Two months ago the completed extension to the Airport’s south terminal came away with two wins from the Commercial Project Awards run by Registered Master Builders, and no doubt the airport company will be aiming high again.

It’s been an impressive change, especially for Wellingtonians old enough to recall the longstanding joke in NZ that the Wellington terminal was for many decades little more than a moderately repurposed airport hangar!


From this week, Windows on Wellington is on the beat!
It’s Talk Wellington’s way of  keeping tabs on stories that catch our eye in regional media and other sundry related sources – to deliver a timely wrap of what’s up and what’s down, town and around.
Interesting fact: Windows on Wellington used to be a premier restaurant in the city, located on the penthouse floor of what’s now Plimmer Towers – and was then the Williams Centre – Wellington’s tallest building from 1977 to 1984.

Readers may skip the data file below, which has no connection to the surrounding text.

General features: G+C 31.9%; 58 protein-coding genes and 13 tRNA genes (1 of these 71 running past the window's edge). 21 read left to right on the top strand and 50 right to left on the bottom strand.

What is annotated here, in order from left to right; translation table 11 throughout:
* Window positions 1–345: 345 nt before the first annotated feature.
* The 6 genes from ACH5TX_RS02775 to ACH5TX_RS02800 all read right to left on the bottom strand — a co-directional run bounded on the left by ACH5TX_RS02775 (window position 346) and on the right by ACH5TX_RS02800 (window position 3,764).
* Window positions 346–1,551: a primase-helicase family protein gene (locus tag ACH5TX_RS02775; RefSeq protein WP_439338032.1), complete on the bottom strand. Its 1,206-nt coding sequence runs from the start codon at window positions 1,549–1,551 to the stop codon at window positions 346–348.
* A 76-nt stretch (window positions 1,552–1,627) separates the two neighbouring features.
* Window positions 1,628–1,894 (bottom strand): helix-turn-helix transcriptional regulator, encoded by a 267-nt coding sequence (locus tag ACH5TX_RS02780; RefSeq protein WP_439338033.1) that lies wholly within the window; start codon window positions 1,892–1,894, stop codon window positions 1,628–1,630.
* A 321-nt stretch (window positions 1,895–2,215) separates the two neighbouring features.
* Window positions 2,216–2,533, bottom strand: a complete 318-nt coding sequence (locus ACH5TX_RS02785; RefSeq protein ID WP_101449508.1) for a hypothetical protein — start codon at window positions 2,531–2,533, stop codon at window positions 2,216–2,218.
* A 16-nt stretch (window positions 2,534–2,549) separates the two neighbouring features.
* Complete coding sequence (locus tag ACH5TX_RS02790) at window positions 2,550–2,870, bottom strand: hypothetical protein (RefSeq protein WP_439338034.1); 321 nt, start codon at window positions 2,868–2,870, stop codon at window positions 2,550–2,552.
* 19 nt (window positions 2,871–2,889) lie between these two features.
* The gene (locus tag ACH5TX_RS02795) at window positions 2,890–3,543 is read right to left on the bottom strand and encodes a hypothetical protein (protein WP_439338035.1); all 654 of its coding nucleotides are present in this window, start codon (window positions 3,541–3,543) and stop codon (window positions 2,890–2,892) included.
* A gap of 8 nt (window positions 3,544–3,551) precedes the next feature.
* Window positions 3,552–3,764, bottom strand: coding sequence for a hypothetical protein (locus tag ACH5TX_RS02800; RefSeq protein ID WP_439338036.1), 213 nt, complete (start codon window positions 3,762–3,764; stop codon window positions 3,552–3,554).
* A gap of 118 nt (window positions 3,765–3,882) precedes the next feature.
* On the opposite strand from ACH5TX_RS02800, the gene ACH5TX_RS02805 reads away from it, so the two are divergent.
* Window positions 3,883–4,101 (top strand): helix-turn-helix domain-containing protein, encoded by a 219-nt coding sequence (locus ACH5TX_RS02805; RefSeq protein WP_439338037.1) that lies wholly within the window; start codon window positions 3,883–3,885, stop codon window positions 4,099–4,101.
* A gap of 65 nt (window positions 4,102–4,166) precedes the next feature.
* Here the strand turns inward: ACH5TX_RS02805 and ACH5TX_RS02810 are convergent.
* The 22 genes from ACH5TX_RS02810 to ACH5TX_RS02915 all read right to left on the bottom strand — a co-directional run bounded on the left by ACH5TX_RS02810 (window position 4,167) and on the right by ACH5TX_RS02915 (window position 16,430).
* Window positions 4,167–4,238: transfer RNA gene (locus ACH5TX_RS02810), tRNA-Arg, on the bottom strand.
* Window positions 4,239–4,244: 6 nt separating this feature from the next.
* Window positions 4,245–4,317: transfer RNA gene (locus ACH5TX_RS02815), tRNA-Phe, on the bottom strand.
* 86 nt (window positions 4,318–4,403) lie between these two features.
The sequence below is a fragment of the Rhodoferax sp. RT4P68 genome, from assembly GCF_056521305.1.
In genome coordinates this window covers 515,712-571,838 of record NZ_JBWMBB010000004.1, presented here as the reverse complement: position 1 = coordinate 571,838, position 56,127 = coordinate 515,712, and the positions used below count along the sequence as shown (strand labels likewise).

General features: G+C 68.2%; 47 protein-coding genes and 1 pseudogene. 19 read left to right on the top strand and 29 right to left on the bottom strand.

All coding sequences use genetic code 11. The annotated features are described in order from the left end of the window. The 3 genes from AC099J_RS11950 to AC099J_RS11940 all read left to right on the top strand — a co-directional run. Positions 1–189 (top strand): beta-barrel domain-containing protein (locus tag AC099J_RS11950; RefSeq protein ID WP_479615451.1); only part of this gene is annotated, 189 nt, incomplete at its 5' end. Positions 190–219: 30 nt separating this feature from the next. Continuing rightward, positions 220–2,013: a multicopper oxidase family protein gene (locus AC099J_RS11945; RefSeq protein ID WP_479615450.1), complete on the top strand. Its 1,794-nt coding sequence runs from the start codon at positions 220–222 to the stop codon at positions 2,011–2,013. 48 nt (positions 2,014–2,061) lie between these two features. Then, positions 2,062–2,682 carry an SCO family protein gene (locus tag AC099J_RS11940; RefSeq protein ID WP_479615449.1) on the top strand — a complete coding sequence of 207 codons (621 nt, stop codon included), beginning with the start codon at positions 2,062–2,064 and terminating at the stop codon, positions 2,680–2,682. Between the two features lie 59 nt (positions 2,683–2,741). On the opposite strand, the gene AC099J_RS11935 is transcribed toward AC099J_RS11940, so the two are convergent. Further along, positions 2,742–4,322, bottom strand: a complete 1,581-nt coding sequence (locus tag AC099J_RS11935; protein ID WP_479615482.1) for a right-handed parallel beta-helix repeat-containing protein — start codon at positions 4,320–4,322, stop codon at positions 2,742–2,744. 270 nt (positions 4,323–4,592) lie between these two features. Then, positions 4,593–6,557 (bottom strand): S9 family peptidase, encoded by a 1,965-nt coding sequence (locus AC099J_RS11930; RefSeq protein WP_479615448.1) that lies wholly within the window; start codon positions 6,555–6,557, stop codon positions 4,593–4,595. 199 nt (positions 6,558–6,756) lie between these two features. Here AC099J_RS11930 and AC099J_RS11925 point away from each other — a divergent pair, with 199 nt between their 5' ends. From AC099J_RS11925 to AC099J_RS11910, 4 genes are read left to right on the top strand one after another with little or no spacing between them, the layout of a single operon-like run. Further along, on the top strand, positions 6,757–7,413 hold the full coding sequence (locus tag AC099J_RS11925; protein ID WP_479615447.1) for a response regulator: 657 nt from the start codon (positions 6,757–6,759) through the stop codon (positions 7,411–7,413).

Until 7 July The Dominion Post masthead reads Te Upoko-O-Te-Ika (“the report of the head of the fish”). It’s a commendable recognition of the Māori new year, Matariki, and of WCC’s newly launched te reo Māori policy.
This and the transition of Wellington’s daily newspaper to a tabloid sized format are a fresh new look that has a noticeable community newspaper vibe.
Looking across a week’s worth of Te Upoko-O-Te-Ika and other sources turns up a wide catch of eclectic (and electric) topics for Talk Wellington readers.
School gate-gate. Talk Wellington contributor wrote about school gate wars on 8 June [link: ] and sure enough the issue was front page news on Wednesday 20 June, with the focus on how to allocate pick-up and drop-off zones. WCC is promoting the idea of a ‘school travel plan’ that sustainable transport co-ordinator Hilleke Townsend is working on. When children are asked they’re telling her that they’re really keen to walk, scoot or bike to school independently. The latest residents survey showed children aged under 13 who walk to and from school every day is up to 53%, from 26% five years ago. Kaboom!